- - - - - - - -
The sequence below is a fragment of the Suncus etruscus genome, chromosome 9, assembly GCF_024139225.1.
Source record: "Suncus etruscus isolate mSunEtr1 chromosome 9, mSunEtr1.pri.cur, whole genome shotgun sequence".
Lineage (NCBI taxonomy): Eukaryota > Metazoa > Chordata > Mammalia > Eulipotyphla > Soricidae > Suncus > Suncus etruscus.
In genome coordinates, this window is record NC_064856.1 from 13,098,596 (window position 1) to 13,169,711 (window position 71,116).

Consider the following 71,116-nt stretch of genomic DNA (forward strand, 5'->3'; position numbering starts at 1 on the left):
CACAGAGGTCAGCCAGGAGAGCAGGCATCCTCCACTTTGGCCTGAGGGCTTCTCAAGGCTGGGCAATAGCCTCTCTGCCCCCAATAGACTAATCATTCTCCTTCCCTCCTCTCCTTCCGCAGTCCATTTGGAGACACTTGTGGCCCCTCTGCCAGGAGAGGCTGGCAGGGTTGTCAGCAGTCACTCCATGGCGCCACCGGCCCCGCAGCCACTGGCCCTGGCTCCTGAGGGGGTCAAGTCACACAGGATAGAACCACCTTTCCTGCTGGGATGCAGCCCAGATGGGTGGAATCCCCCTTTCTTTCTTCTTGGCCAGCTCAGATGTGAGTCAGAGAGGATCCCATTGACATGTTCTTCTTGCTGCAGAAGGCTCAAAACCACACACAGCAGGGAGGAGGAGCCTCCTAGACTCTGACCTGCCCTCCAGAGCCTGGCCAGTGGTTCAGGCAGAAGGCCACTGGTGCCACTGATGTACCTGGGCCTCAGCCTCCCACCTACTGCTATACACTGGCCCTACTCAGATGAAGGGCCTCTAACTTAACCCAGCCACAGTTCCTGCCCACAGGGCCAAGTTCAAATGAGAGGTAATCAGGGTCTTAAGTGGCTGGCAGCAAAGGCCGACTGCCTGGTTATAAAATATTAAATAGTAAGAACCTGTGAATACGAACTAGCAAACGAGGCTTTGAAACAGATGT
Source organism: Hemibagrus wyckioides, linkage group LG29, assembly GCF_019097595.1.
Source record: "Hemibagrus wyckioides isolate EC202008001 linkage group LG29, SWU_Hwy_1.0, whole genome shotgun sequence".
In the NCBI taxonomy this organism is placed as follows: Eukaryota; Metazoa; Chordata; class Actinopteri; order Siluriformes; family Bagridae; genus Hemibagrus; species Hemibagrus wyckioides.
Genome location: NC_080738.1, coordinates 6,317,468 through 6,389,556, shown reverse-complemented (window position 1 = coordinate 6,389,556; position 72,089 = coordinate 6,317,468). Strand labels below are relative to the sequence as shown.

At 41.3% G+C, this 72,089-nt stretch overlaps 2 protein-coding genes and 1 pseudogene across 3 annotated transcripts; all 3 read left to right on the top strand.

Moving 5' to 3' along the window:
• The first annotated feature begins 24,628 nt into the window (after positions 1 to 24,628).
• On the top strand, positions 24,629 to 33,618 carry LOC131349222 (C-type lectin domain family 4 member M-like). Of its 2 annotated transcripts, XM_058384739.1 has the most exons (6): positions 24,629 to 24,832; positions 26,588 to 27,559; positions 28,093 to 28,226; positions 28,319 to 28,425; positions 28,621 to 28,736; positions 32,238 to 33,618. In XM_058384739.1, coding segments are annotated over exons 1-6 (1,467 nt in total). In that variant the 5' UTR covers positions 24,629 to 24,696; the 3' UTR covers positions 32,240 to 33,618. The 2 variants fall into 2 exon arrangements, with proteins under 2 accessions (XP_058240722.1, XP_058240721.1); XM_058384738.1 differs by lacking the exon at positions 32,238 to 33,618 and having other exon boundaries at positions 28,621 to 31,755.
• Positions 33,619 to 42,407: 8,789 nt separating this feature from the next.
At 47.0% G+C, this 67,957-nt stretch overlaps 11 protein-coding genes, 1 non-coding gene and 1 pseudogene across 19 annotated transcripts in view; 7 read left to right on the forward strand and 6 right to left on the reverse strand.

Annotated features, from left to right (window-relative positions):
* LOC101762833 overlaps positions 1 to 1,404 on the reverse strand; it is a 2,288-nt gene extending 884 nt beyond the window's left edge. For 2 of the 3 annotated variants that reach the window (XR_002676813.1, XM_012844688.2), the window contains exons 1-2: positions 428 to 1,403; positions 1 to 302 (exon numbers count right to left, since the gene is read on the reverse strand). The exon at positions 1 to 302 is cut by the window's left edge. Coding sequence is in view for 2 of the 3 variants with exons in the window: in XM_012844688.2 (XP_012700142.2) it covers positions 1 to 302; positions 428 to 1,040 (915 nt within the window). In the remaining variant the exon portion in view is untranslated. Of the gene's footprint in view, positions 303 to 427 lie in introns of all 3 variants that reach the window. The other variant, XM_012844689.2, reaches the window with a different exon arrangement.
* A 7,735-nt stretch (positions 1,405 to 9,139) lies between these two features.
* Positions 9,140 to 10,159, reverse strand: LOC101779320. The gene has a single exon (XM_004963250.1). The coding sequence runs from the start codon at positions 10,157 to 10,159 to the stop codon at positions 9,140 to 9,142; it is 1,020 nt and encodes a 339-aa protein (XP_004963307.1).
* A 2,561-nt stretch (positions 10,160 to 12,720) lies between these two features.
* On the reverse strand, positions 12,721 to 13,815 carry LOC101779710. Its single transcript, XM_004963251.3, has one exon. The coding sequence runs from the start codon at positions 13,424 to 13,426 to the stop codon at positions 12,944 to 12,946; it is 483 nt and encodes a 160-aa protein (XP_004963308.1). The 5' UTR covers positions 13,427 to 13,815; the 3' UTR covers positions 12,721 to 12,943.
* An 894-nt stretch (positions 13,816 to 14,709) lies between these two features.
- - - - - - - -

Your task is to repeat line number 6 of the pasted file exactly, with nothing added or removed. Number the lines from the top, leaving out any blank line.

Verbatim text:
CACAGAGGTCAGCCAGGAGAGCAGGCATCCTCCACTTTGGCCTGAGGGCTTCTCAAGGCTGGGCAATAGCCTCTCTGCCCCCAATAGACTAATCATTCTCCTTCCCTCCTCTCCTTCCGCAGTCCATTTGGAGACACTTGTGGCCCCTCTGCCAGGAGAGGCTGGCAGGGTTGTCAGCAGTCACTCCATGGCGCCACCGGCCCCGCAGCCACTGGCCCTGGCTCCTGAGGGGGTCAAGTCACACAGGATAGAACCACCTTTCCTGCTGGGATGCAGCCCAGATGGGTGGAATCCCCCTTTCTTTCTTCTTGGCCAGCTCAGATGTGAGTCAGAGAGGATCCCATTGACATGTTCTTCTTGCTGCAGAAGGCTCAAAACCACACACAGCAGGGAGGAGGAGCCTCCTAGACTCTGACCTGCCCTCCAGAGCCTGGCCAGTGGTTCAGGCAGAAGGCCACTGGTGCCACTGATGTACCTGGGCCTCAGCCTCCCACCTACTGCTATACACTGGCCCTACTCAGATGAAGGGCCTCTAACTTAACCCAGCCACAGTTCCTGCCCACAGGGCCAAGTTCAAATGAGAGGTAATCAGGGTCTTAAGTGGCTGGCAGCAAAGGCCGACTGCCTGGTTATAAAATATTAAATAGTAAGAACCTGTGAATACGAACTAGCAAACGAGGCTTTGAAACAGATGT